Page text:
Control unit 28 serves to individually adjust the brake pressure in the wheel 16. The vehicle speed vRef and the maximum steering wheel angle velocity SWAPMAX are monitored by way of the signals delivered by the steering wheel angle sensor 29 and by the wheel sensors 22 to 25. Actuating signals for the valves are generated in valve block 38 in response to the signals received. This produces a brake torque responsive to speed and to SWAPMAX. The higher the vehicle speed and/or SWAPMAX the greater the brake torque is. The longitudinal force at the curve-outward front wheel is increased due to the introduced brake torque, whereas the lateral force is not reduced. Consequently, the front wheel 16 is operated with low slip values, whereby the vehicle is decelerated without excessively restricting its steerability. In parallel to the introduced brake torque all threshold values are also calculated in dependence on the vehicle speed vRef and the maximum steering wheel angle velocity SWAPMAX. The threshold values S1-S9 become lower with increasing vRef and higher with increasing maximum SWAP (exception S3). The brake pre-intervention stays active until there is a likewise highly dynamic return steering movement after a highly dynamic steering maneuver. When the condition

  • |SWAPt−SWAPMAX|/(t−T2)>threshold value 4
    (e.g. a value in the range of 800 to 3000 degrees/s2) is satisfied, such a return steering movement is concluded and the brake pre-intervention is continued. Said intervention is terminated as soon as the above condition is no longer satisfied.

In an extreme counter-steering maneuver during cornering with a high lateral acceleration, the control unit 28 will activate the brake pre-intervention during change of the steering direction, i.e., at time T4 of the zero crossing of the steering wheel angle. Control unit 28 individually adjusts brake pressure preferably in the front wheels 15, 16 according to the condition

  • SWAP<400 to 1000 degrees/s2 (threshold value 5) and
  • LA>5 to 10 m/s2 (threshold value 6)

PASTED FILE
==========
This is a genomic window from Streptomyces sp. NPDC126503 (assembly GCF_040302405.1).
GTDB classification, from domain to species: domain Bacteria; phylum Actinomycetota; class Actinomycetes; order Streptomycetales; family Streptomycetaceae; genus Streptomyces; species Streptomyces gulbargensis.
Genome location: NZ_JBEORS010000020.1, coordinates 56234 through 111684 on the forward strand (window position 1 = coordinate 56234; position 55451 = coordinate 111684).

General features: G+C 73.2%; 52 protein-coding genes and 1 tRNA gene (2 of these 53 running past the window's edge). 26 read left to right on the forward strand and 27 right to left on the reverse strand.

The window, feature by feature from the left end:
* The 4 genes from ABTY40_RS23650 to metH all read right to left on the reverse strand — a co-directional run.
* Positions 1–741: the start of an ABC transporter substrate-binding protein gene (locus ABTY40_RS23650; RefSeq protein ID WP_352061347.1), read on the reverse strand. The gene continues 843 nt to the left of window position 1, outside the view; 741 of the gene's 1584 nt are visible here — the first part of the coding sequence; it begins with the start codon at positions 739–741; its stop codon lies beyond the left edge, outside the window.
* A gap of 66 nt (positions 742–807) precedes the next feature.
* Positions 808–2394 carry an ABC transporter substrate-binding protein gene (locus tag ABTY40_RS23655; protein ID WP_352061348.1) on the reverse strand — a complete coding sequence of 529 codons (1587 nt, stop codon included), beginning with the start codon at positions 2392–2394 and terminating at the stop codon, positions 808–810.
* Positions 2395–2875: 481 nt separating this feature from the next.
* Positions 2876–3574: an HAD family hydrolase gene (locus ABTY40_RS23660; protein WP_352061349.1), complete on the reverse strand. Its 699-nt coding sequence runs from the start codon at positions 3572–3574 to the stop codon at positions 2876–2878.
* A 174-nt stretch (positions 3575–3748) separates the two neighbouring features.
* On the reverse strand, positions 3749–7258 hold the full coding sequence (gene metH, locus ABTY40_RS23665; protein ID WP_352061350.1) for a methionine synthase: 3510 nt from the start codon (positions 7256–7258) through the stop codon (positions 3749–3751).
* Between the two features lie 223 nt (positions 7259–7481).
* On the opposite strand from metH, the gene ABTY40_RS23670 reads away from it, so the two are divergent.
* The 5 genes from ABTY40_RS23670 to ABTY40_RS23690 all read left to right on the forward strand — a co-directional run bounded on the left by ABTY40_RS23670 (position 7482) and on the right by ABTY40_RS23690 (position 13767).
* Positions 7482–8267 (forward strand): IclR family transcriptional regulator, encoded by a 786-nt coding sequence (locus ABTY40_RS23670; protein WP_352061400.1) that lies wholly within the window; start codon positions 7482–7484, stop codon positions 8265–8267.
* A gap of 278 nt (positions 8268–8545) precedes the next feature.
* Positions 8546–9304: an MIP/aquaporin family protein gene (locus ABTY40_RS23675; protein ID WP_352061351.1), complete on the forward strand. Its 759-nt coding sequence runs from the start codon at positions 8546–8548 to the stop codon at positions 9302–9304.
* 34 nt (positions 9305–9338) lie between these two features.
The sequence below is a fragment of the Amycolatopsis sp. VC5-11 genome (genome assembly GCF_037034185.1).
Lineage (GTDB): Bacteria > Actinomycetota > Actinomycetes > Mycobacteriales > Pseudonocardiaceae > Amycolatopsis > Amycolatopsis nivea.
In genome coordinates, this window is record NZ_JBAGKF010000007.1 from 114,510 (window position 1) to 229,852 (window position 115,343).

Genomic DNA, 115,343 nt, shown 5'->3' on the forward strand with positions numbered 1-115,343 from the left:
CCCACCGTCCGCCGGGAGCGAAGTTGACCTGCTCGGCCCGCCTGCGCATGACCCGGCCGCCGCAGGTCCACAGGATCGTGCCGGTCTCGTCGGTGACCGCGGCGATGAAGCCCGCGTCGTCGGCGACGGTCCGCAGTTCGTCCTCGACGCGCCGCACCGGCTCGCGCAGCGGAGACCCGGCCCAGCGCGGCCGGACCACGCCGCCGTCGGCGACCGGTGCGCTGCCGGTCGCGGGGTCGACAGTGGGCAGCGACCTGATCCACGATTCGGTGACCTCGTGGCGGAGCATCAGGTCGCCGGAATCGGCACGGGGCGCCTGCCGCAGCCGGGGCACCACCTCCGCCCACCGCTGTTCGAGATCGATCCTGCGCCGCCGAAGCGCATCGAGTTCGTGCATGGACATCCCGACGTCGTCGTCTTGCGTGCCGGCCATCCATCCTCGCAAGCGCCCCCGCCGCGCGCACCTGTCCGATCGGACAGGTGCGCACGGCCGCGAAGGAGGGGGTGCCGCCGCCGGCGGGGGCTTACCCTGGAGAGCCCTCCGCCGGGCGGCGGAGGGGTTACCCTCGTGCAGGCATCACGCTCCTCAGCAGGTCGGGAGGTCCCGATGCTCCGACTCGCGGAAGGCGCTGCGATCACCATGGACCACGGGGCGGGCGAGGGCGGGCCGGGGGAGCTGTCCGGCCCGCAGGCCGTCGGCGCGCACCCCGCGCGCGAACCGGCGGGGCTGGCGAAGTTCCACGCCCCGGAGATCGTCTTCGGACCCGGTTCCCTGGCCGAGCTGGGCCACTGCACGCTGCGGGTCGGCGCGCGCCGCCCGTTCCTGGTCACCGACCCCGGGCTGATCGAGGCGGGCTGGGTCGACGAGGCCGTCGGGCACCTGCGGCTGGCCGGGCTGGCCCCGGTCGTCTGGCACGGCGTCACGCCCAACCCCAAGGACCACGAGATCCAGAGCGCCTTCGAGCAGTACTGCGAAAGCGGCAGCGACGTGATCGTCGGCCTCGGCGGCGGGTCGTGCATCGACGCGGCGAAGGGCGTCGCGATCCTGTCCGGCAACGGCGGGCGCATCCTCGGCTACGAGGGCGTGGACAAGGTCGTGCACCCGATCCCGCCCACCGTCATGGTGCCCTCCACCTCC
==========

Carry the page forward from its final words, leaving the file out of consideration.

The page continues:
• or
  • SWAP>threshold value 5 and
  • LA<threshold value 6.

The two conditions determine the passage from a left-hand to a right-hand curve or from a right-hand to a left-hand curve, said passage being dependent on the sign. The brake pre-intervention at the two front wheels 15, 16 renders it possible to reduce the vehicle speed vRef with a simultaneous reduction of the lateral force of the curve-outward wheel 16, with the driving performance still stable. The brake torque generated in the brakes is dependent on vRef as described above. The lateral acceleration LA and the steering wheel angle gradient SWAP are additionally monitored in the highly dynamic counter-steering maneuver during cornering. The lateral acceleration at time T4 is an indicator how much the vehicle is compressed on the curve-outward side, i.e., how much energy is stored in the suspension system which can do rolling acceleration work during rebound after a change of curves. The steering wheel angle gradient at time T4 indicates how quickly the change of curves and, thus, the change in directions of the centrifugal force occurs. The superposition of the roll accelerations, caused by the rebound work and the change in direction of the centrifugal force, can lead to the described vehicle instabilities and to rollover of the vehicle about the longitudinal axis. When the values of transverse acceleration and steering angle gradient at time T4 are above the threshold values S5 or S6 and if they are opposed in the sense of direction, a brake pre-intervention is necessary.

The brake pre-intervention is terminated in accordance with the following conditions: